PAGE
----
Shooting could also do with being slightly more nuanced. No matter how hard you press the shoot button, the ball will always move along the floor, as opposed to games like PES where you can control not just the power of your shot but also its height. Taking into account the almost superhuman abilities of the goalkeepers sometimes, and scoring can be a bit of a chore, with most goals coming as a result of rebounds. On the easier difficulty you will ultimately get so many chances that the law of averages will eventually take over and you’ll amass quite a goal haul, but very few of them will be genuinely satisfying.
So to view UEFA Dream Soccer merely on its own merits as a soccer sim, I’d say it does reasonably well. One positive about it, that wasn’t seen very much at the time, was that it included women’s national sides. Yes, not only did Silicon Dreams include women’s team 15 years ahead of EA, but in Dream Soccer you can also have the women take on the male teams if you so desire! Now THAT’S real inclusion! I’m personally sick of sports games that don’t let the women take on the men. How come in the Tekken series you can play as a Japanese teenage girl and kick the ever loving crap out of a giant grizzly bear, but in the newest FIFA you can’t have an inter-gender kick about? It’s a crying shame if you ask me!
I will say that UEFA Dream Soccer did hold my attention and I likely will still play it after completing this feature. But to view the game as comparable competition to the FIFA games of its day really doesn’t hold water. The graphics are reasonably nice for an early sixth generation game, but they are hardly a massive jump in quality when compared to FIFA 2001 on the PS2. And the gameplay doesn’t make up for the fact that you can’t play as real players. FIFA 2001 isn’t in any danger of being considered the best game in the FIFA series, but it certainly has more to offer than UEFA Dream Soccer does. Dream Soccer is not adequate compensation to Saturn owners for the loss of a FIFA game on their system. The fact that Sony, Microsoft, and Nintendo all managed to acquire FIFA games for their sixth gen consoles must surely have irked footie loving Dreamcast owners.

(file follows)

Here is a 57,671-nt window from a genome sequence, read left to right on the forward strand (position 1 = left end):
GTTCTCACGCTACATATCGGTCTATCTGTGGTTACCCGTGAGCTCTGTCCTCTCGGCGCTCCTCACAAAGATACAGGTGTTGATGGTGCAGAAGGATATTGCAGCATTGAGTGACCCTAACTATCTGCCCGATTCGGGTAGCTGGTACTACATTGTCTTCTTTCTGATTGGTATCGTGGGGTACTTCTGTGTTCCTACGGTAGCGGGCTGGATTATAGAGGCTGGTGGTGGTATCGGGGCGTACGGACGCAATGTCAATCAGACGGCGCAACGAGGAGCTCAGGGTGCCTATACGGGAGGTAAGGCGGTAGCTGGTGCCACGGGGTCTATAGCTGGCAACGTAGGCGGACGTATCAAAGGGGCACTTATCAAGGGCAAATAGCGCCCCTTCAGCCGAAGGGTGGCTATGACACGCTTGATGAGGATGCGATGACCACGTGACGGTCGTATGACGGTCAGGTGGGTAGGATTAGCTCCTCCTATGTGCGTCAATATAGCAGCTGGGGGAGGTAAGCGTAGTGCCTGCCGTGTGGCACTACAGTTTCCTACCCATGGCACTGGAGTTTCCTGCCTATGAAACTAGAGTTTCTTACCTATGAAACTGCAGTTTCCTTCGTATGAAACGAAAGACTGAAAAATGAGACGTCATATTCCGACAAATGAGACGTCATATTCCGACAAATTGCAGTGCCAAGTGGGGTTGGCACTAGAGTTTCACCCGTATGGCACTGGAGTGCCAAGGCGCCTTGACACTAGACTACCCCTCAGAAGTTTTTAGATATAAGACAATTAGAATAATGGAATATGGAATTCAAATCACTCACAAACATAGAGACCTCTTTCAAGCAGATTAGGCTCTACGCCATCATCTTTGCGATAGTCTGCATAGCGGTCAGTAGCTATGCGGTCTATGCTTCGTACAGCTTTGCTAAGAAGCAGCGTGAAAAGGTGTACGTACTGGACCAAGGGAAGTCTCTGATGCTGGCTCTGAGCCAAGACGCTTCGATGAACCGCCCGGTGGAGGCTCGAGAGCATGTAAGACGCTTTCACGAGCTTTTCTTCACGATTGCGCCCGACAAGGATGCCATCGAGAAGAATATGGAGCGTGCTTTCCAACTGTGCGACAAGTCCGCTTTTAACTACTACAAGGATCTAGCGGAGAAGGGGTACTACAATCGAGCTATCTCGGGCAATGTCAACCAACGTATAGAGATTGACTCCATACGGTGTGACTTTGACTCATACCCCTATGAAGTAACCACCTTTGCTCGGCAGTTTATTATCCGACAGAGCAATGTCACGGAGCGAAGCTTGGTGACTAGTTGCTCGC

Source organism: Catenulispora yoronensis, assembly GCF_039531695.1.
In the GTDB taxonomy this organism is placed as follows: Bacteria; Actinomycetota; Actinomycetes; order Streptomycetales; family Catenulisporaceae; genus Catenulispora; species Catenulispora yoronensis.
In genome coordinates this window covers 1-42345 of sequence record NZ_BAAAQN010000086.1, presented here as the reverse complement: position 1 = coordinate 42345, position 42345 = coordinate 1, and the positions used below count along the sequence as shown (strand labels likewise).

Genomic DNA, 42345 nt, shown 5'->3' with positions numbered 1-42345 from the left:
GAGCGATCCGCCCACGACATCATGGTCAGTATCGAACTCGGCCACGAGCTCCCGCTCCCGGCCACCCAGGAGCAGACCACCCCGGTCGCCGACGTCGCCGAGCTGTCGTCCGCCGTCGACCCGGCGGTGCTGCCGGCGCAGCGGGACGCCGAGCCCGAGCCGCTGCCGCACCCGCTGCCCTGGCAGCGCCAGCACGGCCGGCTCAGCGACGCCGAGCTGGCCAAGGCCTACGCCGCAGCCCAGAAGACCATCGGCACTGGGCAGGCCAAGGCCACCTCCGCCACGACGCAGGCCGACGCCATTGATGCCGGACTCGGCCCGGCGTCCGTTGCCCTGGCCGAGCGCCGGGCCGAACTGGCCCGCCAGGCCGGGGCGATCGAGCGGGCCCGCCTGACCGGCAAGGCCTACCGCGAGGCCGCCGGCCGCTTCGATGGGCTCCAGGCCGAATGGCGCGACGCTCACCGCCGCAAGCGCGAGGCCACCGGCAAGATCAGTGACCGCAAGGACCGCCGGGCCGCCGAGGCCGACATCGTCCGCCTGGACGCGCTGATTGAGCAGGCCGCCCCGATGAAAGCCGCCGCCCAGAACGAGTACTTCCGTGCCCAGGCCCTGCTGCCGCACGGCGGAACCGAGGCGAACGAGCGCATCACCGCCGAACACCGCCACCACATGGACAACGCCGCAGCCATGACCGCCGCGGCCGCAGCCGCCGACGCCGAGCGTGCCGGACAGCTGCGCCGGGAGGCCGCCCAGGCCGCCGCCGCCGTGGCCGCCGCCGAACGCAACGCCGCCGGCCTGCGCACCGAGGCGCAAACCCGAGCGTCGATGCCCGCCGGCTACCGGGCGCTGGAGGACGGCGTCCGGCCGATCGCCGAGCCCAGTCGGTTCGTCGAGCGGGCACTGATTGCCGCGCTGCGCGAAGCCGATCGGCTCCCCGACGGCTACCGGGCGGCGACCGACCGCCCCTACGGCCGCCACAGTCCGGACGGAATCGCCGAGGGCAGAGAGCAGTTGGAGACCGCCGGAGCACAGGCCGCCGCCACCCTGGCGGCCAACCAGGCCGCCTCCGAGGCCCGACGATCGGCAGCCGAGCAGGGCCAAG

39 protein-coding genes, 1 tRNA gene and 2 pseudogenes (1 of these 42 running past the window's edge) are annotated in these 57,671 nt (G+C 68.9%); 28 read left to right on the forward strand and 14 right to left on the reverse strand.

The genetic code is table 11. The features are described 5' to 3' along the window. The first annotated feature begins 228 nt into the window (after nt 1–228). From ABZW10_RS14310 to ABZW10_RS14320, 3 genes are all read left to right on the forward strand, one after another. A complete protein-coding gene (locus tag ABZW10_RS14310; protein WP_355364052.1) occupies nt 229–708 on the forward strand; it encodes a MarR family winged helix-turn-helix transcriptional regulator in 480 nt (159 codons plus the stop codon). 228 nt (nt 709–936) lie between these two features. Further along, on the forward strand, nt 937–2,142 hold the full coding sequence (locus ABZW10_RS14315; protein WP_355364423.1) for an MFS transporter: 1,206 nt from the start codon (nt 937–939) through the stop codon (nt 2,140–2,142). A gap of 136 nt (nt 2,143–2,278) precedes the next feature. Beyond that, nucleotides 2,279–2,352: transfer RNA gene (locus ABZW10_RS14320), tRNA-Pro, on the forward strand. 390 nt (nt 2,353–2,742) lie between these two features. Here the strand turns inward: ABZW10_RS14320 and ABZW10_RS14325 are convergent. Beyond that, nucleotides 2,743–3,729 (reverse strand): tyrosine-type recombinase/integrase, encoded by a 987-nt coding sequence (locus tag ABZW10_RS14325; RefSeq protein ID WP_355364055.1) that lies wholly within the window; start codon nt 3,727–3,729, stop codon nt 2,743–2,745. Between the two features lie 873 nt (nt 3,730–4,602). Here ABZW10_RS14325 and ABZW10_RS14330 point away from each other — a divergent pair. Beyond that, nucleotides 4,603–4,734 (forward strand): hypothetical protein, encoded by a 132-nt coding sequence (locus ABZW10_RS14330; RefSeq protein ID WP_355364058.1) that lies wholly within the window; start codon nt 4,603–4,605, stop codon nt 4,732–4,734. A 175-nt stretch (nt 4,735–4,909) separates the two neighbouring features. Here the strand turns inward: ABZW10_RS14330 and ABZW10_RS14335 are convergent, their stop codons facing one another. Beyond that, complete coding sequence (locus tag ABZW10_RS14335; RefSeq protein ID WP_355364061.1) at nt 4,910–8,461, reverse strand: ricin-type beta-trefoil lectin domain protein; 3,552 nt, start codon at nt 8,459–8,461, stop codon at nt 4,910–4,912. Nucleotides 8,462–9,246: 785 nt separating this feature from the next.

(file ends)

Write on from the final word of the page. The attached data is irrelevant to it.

Perhaps SEGA might have eventually managed to grease some palms over at EA and got the FIFA games back, along with smoothing over relationships with the other third party companies they angered? Alas, the Dreamcast stumbled to a sad, premature end before we could learn the answer to those questions. There’s no doubt that missing such a big franchise from its game library hurt the Dreamcast in the short term and would probably have done no favours in the long term either.
UEFA Dream Soccer has plenty of game modes, decent graphics, serviceable gameplay, and also benefits from having a strong multiplayer mode. However, it lacks licenses and the gloss of a FIFA game while also lacking the excellent gameplay of a PES game. It’s an above average kick about, and that’s all it is. I would recommend it if you can find it cheap and already own a Dreamcast. I wouldn’t pay over the odds for it though and I wouldn’t go out of my way to track it down either.
As always, I’ll post some game footage below
Thanks for reading
Nil Satis, Nisi Optimum
You can view YouTube footage of the game courtesy of TeamAndromeda by clicking HERE
Looking for other great content here on the site? Then why not take a goosey gander at the following?
You can read Ian’s review of Bombshell by clicking HERE
You can read Part 18 of D.G.M.’s engrossing Gaming Life by clicking HERE
And you can read James’ excellent article on Mirror’s Edge by clicking HERE